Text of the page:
Young Researchers Forum

10.11, Wed, 09:30-13:00 (CET, UTC +1)

An open Forum for the exchange among younger researchers about individual career trajectories on both sides of the Atlantic and the crucial and possible contributions that Mecila and other Merian Centres can make in future formats and co-operations.

The forum will discuss the following three dilemmas and challenges:

Most investments in science are made by state funding agencies. At the same time, differences in research budgets at national level impose various obstacles to transregional cooperation and necessary comparative approaches in the social sciences and humanities. On a structural level, the massive inequalities complicate transnational scientific careers. What are the main qualitative and financial differences of (national and regional) funding scenarios we are dealing with and which possibilities and obstacles result from them? By openly discussing the intellectual and practical challenges that result from this mismatch of national structures and transnational research and life projects, we seek to identify different research and organizational strategies to overcome these obstacles and develop strategic repertoires to enable future career paths.

One of the most significant research challenges today is to deal with the increasing demand for transdisciplinary approaches that conflict with the continuous rigidity of  disciplinary structures at the institutional level that define our career opportunities. Can we reframe this conflict, satisfy both expectations to succeed with our projects and, if so, how? What are the possible and available individual and institution instruments to value the emerging transdisciplinary models of scientific production, achieve their integration in institutional structures, and still guarantee secure and healthy working conditions in academia?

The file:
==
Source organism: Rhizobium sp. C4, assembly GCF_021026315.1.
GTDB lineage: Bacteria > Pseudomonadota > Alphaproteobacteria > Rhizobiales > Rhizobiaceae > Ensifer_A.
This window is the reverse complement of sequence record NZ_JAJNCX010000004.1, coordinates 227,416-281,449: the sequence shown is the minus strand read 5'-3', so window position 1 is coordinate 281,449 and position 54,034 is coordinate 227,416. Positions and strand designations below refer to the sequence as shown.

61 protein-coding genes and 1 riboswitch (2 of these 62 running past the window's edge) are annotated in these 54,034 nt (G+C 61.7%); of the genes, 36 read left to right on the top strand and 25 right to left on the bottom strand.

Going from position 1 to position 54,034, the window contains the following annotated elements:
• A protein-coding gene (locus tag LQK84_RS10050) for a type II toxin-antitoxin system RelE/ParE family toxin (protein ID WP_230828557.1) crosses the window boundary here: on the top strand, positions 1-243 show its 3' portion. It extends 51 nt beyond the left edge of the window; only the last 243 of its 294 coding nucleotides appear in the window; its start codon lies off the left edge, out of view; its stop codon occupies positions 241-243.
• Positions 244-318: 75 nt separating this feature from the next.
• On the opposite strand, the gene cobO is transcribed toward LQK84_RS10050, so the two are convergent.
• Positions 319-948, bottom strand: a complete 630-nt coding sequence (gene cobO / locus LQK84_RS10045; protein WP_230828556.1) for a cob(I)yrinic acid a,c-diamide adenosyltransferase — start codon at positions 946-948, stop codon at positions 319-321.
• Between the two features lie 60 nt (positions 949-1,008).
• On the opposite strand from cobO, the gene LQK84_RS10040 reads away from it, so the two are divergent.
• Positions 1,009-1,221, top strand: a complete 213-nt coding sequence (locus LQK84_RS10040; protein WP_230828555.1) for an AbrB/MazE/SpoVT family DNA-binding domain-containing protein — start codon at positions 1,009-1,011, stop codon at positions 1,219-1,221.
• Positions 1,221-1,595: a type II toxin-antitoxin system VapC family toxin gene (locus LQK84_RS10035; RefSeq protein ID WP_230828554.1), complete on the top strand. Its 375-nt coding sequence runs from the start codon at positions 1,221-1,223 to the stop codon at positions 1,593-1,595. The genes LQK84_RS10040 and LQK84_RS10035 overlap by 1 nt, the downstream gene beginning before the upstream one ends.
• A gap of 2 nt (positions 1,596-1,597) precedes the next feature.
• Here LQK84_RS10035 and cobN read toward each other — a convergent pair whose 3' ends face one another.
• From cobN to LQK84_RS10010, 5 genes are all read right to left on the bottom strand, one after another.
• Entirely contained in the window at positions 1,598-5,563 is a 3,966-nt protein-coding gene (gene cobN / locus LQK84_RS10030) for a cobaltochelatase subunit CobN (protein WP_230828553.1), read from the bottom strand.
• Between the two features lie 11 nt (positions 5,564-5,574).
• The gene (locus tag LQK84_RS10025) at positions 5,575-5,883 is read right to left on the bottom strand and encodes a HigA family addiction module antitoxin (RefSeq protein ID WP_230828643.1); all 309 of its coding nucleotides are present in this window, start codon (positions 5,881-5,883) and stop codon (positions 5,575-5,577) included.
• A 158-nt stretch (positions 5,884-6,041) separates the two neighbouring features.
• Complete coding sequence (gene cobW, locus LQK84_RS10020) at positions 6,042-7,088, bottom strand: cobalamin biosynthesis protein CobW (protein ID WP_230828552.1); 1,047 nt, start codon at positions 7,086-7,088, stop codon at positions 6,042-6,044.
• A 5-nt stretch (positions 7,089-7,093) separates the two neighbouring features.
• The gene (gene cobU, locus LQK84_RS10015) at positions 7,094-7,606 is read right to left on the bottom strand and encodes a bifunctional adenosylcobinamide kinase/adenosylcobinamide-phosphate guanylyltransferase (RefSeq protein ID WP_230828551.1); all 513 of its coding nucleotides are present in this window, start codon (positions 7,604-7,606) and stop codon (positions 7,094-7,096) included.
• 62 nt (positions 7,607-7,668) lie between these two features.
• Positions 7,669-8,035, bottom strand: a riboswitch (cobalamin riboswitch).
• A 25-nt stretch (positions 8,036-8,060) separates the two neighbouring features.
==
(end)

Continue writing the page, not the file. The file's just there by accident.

In recent years, quantitative criteria of academic production have gained importance as the dominant parameters for the classification not only of masters and doctoral programs but also of researchers themselves. These neoliberal and increasingly global evaluation systems establish an academic productivism that prioritizes abstract, unrooted metrics of excellence over the social and regional relevance of academic research. This scenario has resulted in a situation known to all of us: the pressure for greater productivity in a context of competition and less time for the maturation of results under which the quality and sometimes the originality of the published work suffers. How can we possibly, out of situations of structural precarity, develop strategies to face this situation? Are there alternatives that can reverse this scenario?



Tilmann Heil

Tilmann Heil

Clara Ruvituso

Clara Ruvituso

mariana teixeira by Wanezza Soares-159

Mariana Teixeira

FU Berlin

Aline Correa